Today marks the 498th birthday of the Protestant Reformation.
Now what does an event that happened back in 1517 mean to us today?
This is the question I have been struggling with over the past week. Continue reading

Sermon for October 18, 2015: Jesus Vs. Part 8 (Jesus Vs. The Sons of Thunder!)

Mark 10:35-45
35 James and John, the sons of Zebedee, came forward to him and said to him, “Teacher, we want you to do for us whatever we ask of you.” 36 And he said to them, “What is it you want me to do for you?” 37 And they said to him, “Grant us to sit, one at your right hand and one at your left, in your glory.” 38 But Jesus said to them, “You do not know what you are asking. Are you able to drink the cup that I drink, or be baptized with the baptism that I am baptized with?” 39 They replied, “We are able.” Then Jesus said to them, “The cup that I drink you will drink; and with the baptism with which I am baptized, you will be baptized; 40 but to sit at my right hand or at my left is not mine to grant, but it is for those for whom it has been prepared.” 41 When the ten heard this, they began to be angry with James and John. 42 So Jesus called them and said to them, “You know that among the Gentiles those whom they recognize as their rulers lord it over them, and their great ones are tyrants over them. 43 But it is not so among you; but whoever wishes to become great among you must be your servant, 44 and whoever wishes to be first among you must be slave of all. 45 For the Son of Man came not to be served but to serve, and to give his life a ransom for many.”
This morning is the final sermon in my Jesus Vs. Sermon Series.
And this morning we have a special two-on-one situation. Continue reading

Sermon for October 11, 2015: Jesus Vs. Part 7 (Jesus vs. The Light Saber!!!)

 Mark 10:17-31

17 As (Jesus) was setting out on a journey, a man ran up and knelt before him, and asked him, “Good Teacher, what must I do to inherit eternal life?” 18 Jesus said to him, “Why do you call me good? No one is good but God alone. 19 You know the commandments: “You shall not murder; You shall not commit adultery; You shall not steal; You shall not bear false witness; You shall not defraud; Honor your father and mother.’ ” 20 He said to him, “Teacher, I have kept all these since my youth.” 21 Jesus, looking at him, loved him and said, “You lack one thing; go, sell what you own, and give the money to the poor, and you will have treasure in heaven; then come, follow me.” 22 When he heard this, he was shocked and went away grieving, for he had many possessions. 23 Then Jesus looked around and said to his disciples, “How hard it will be for those who have wealth to enter the kingdom of God!” 24 And the disciples were perplexed at these words. But Jesus said to them again, “Children, how hard it is to enter the kingdom of God! 25 It is easier for a camel to go through the eye of a needle than for someone who is rich to enter the kingdom of God.” 26 They were greatly astounded and said to one another, “Then who can be saved?” 27 Jesus looked at them and said, “For mortals it is impossible, but not for God; for God all things are possible.” 28 Peter began to say to him, “Look, we have left everything and followed you.” 29 Jesus said, “Truly I tell you, there is no one who has left house or brothers or sisters or mother or father or children or fields, for my sake and for the sake of the good news, 30 who will not receive a hundredfold now in this age—houses, brothers and sisters, mothers and children, and fields, with persecutions—and in the age to come eternal life. 31 But many who are first will be last, and the last will be first.”A few weeks ago the three of us went to a Halloween store looking for costumes for Paul.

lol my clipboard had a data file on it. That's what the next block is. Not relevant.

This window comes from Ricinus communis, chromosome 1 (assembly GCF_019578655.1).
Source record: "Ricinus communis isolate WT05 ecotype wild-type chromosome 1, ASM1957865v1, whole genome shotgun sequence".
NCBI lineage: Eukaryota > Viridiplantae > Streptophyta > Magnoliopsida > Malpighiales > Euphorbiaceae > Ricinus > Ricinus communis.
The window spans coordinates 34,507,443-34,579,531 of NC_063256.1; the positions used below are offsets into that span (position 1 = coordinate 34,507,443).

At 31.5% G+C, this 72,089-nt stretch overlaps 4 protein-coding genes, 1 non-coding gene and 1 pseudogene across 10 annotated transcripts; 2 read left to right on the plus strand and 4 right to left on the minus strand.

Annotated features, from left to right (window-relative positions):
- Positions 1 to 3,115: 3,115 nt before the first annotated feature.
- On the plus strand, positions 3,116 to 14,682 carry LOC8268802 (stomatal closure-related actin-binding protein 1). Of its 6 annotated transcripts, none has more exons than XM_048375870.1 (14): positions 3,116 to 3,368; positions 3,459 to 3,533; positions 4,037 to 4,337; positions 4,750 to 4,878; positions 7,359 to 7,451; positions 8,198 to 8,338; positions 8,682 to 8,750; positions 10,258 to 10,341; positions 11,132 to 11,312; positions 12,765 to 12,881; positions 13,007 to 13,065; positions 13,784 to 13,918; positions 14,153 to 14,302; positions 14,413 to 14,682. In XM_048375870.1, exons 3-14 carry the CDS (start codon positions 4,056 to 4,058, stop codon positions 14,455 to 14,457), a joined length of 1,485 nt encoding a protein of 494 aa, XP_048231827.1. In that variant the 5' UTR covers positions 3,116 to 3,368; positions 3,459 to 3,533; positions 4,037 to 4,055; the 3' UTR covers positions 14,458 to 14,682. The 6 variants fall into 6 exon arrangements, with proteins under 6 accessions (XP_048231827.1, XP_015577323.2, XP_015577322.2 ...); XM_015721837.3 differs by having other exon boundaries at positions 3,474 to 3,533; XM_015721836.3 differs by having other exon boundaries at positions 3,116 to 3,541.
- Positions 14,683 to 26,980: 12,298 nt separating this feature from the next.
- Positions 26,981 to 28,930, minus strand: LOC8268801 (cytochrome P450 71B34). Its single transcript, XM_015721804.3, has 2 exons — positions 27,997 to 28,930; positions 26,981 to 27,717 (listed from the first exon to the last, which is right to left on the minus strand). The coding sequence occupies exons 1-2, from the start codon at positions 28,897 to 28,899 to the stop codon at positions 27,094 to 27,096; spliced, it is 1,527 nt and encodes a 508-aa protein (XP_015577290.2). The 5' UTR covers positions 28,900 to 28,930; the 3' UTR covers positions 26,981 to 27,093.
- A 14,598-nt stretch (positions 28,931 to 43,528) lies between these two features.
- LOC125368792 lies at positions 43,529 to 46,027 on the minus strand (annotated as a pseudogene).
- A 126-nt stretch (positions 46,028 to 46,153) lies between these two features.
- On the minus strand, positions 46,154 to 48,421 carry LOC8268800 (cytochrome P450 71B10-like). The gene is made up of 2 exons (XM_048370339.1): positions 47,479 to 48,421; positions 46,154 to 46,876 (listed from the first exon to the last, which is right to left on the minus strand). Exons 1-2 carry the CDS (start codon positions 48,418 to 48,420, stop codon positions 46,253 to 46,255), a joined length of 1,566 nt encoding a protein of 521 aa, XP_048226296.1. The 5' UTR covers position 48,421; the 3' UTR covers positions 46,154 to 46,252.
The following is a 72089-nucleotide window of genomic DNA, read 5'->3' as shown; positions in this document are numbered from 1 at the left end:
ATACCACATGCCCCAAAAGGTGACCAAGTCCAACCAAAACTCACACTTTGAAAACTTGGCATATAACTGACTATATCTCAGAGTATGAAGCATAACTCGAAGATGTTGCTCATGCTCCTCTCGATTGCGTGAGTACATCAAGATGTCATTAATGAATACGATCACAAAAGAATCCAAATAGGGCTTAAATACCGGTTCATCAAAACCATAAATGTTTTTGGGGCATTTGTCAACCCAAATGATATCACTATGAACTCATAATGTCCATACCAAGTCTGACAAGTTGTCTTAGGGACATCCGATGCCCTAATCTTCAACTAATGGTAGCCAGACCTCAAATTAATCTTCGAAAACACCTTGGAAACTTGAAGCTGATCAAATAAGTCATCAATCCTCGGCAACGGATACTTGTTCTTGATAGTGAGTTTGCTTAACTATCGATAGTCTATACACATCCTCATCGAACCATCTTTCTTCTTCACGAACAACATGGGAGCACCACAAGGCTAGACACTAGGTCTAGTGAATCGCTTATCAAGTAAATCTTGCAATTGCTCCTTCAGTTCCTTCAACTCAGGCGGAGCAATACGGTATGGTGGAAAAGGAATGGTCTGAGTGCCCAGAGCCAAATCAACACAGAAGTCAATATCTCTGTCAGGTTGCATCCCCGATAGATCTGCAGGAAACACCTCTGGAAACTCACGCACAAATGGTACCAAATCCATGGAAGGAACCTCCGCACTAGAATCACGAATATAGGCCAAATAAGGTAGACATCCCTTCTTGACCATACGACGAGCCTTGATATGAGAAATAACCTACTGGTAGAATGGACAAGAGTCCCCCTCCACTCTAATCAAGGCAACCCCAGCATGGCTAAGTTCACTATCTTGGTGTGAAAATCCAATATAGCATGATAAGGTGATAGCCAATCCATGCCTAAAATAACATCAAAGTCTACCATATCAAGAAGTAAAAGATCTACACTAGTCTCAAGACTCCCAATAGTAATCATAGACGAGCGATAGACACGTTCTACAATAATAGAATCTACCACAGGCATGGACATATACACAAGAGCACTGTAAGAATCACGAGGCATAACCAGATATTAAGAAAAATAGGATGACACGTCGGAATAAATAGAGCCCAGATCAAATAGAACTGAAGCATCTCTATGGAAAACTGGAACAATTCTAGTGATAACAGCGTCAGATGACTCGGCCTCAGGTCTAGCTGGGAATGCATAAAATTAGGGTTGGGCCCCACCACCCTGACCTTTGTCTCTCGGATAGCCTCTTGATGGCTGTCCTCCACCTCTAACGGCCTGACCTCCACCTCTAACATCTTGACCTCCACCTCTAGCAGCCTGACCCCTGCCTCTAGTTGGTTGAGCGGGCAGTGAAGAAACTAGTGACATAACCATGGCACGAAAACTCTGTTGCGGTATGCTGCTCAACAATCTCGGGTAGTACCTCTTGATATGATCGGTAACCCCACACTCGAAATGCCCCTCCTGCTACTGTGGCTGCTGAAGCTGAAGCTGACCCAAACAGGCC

When Paul stepped into the store he made a bee-line for one item.

He saw it.

He wanted it.

He took it.

It was a Star Wars light-saber.

As a father, it was my proudest moment. Continue reading

Sermon for October 4, 2015: Jesus Vs. Part 6 (Jesus Vs. D-I-V-O-R-C-E)

 

Mark 10:2-16 

2 Some Pharisees came, and to test (Jesus) they asked, “Is it lawful for a man to divorce his wife?” 3 He answered them, “What did Moses command you?” 4 They said, “Moses allowed a man to write a certificate of dismissal and to divorce her.” 5 But Jesus said to them, “Because of your hardness of heart he wrote this commandment for you. 6 But from the beginning of creation, “God made them male and female.’ 7 “For this reason a man shall leave his father and mother and be joined to his wife, 8 and the two shall become one flesh.’ So they are no longer two, but one flesh. 9 Therefore what God has joined together, let no one separate.”

10 Then in the house the disciples asked him again about this matter. 11 He said to them, “Whoever divorces his wife and marries another commits adultery against her; 12 and if she divorces her husband and marries another, she commits adultery.” 13 People were bringing little children to him in order that he might touch them; and the disciples spoke sternly to them. 14 But when Jesus saw this, he was indignant and said to them, “Let the little children come to me; do not stop them; for it is to such as these that the kingdom of God belongs. 15 Truly I tell you, whoever does not receive the kingdom of God as a little child will never enter it.” 16 And he took them up in his arms, laid his hands on them, and blessed them.